Everyone who thinks everything is so great in NFL-land....

Discussion in 'Fugu's Business of Hockey Forum' started by GKJ, Dec 15, 2004.

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  1. GKJ

    GKJ Global Moderator

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    ....hold on to your hats.


    Jay Glazers was just on TV and the NFL's last 4 CBA discussions were cancelled and Paul Taglibue "is over here with something" and Gene Upshaw "is over here with something"
     
  2. Gene Upshaw still wants a salary cap and is scared the players might loose it. I think all he wants is some other revenue source to be included in the % to players that is all. NFL will still be the best run league for years to come.
     
  3. All NHL/NFL comparisoms are irrelevant.

    If there were only one league that didn't need a cap, it would be the NFL.

    Pointing to their cap and siting it as a reason for the league's success is pure, unadultered folly.

    Success is owed to this and this only: America's love for football, American's dedication to watching football, American business' willingness to spend tons of cash on advertisements during NFL football broadcasts.
     
  4. PecaFan

    PecaFan Registered User

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    No, the NFL's *profits* are owed to all that.

    If most of the NFL's incomed dried up, the league is *still* successful.
     
  5. John Flyers Fan

    John Flyers Fan Registered User

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    :handclap: :handclap: :handclap:

    Couldn't agree more. Each team receives $75+ million each year from the national TV revenue. That check alone covers all players salaries.
     
  6. Sinurgy

    Sinurgy Rebuilding

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    To say those are the only reasons would be a perfect example of as you say, pure unadultered folly. Certainly the NFL's success is not solely because it employs a cap, there are many many factors but I think it's safe to say the cap has been good for it. Also keep in mind, the NFL was not always America's first love as far as sports go. Baseball used to be dominate but somewhere it lost favor, the NFL took over and hasn't looked back since.

    Right now I'd be happy just to see the NHL get back to being one of the 4 major sports and while there is much to do, getting a more equitable economic system in place (whether it be a cap or stiff luxury tax) would be a good start.
     
  7. Doc Hollywood

    Doc Hollywood Registered User

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    Exactly. Their 2.2 billion tv contract basically pays for player salaries. What's the NHL TV revenue? 180 million or so? Doesn't help when tv ratings have dropped drastically in the NHL.
     
  8. thinkwild

    thinkwild Veni Vidi Toga

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    The NFL model is revenue sharing.
     
  9. hockeytown9321

    hockeytown9321 Registered User

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    Like I said in another thread, the NFL's TV contract alone makes every franchise a "big market". The cap isn't there to ensure profit, its there to ensure talent is spread around. Otherwise any team has the money to sign every free agent every year.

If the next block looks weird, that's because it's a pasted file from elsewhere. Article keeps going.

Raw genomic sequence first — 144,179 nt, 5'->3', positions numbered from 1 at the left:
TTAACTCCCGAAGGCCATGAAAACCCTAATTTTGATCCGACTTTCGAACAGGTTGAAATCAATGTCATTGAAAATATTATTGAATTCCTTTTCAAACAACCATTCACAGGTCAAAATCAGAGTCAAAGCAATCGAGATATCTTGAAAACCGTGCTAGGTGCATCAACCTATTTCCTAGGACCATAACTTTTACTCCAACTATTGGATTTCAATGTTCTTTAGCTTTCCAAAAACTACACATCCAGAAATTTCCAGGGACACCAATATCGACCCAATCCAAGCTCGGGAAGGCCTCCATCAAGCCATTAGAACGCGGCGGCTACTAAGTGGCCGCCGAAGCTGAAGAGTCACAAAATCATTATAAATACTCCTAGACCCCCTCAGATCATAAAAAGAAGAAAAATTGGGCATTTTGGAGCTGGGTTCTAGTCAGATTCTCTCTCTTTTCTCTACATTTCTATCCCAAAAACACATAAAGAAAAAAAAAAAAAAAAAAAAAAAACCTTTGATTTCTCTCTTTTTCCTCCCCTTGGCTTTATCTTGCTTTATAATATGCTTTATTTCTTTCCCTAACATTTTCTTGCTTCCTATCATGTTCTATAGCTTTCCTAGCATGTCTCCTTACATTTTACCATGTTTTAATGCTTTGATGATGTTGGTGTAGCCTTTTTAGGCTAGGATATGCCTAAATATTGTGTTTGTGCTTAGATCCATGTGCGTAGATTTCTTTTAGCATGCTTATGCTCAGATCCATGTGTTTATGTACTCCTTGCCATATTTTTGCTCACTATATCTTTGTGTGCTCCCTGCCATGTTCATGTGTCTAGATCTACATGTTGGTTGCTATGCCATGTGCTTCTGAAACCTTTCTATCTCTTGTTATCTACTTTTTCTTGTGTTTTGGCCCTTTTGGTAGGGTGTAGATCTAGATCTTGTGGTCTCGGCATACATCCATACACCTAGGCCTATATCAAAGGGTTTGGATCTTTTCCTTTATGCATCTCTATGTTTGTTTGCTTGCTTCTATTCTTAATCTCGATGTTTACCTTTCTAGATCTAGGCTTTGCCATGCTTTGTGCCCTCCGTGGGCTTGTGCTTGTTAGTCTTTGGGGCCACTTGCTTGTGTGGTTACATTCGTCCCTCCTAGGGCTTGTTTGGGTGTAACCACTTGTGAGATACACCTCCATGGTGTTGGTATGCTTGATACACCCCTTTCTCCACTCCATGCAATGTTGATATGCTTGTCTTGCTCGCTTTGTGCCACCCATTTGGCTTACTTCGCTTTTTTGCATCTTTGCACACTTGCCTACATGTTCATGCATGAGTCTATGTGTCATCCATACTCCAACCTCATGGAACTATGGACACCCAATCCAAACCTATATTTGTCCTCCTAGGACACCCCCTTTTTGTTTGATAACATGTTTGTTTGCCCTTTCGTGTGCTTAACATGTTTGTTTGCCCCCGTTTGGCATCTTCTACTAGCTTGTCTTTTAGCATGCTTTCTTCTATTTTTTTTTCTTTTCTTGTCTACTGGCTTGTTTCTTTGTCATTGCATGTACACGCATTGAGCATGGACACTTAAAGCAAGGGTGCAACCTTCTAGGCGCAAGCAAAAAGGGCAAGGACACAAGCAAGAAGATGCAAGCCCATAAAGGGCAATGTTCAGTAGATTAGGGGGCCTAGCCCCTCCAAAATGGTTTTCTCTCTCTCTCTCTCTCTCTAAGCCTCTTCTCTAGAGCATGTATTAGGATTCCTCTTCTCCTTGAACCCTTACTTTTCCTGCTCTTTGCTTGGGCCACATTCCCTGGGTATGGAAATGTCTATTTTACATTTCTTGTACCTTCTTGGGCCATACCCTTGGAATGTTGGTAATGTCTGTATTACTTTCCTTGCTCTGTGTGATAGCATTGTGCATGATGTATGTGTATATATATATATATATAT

10. CarlRacki

    CarlRacki Registered User

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    One (of many) reason the NFL is so popular - and thus has such a big TV contract -is its competitiveness. Most teams have a shot at the playoffs when training camp opens. Those that don't work under a system in which they're only one good offseason away from competing for a championship, barring disastrous management.
    No doubt football's been big in the US since the late 50s, but its popularity has soared in the last decade because of the level playing field established under the CBA.
     
  11. hockeytown9321

    hockeytown9321 Registered User

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    I would say the NFL remains popular in spite of its artifcial, imposed mediocrity.

    I give you Exhibit "A", the Detroit Lions. They sell out every game, never compete, and people come back again and again. They will never win, every Lion fan I know realizes they will never win, yet they still support the team.
     
  12. CarlRacki

    CarlRacki Registered User

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    Um, no. Just as in every professional sports league, some NFL teams make more than others. Market forces, for example, allow the Giants to charge $67 per ticket on average, while Jacksonville sells tickets for an average $40 each. Multiply that by 70,000 seats and 10 games (including pre-season) and that's about $19 million a year in the Giants pockets. That doesn't even take into consideration the differences in luxury box sales, parking, concessions, sponsorships, etc.
    So, in an uncapped system, the Giants would become the Yankees, outbidding most other teams for the most desirable players. This, as market forces dictate, would drive up all other salaries to the point that small-market teams could be profitable or competitive, but rarely both.
     
  13. The NFL has absolutely crushed the NFLPA in all past labour disputes. They brought replacements in and a large number of players joined them in playing the games. The players would be foolish to try them again.
     
  14. hockeytown9321

    hockeytown9321 Registered User

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    Uh, no. The NFL's TV contract makes each team profitable before a single ticket is sold. And revenues are shared extensively, eliminating any other disparities.
     
  15. CarlRacki

    CarlRacki Registered User

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    Actually, in the decade of the NFL's "salary cap era", the Lions have had four winning seasons and a .500 season. So, I'm not sure I'd say they "never" win .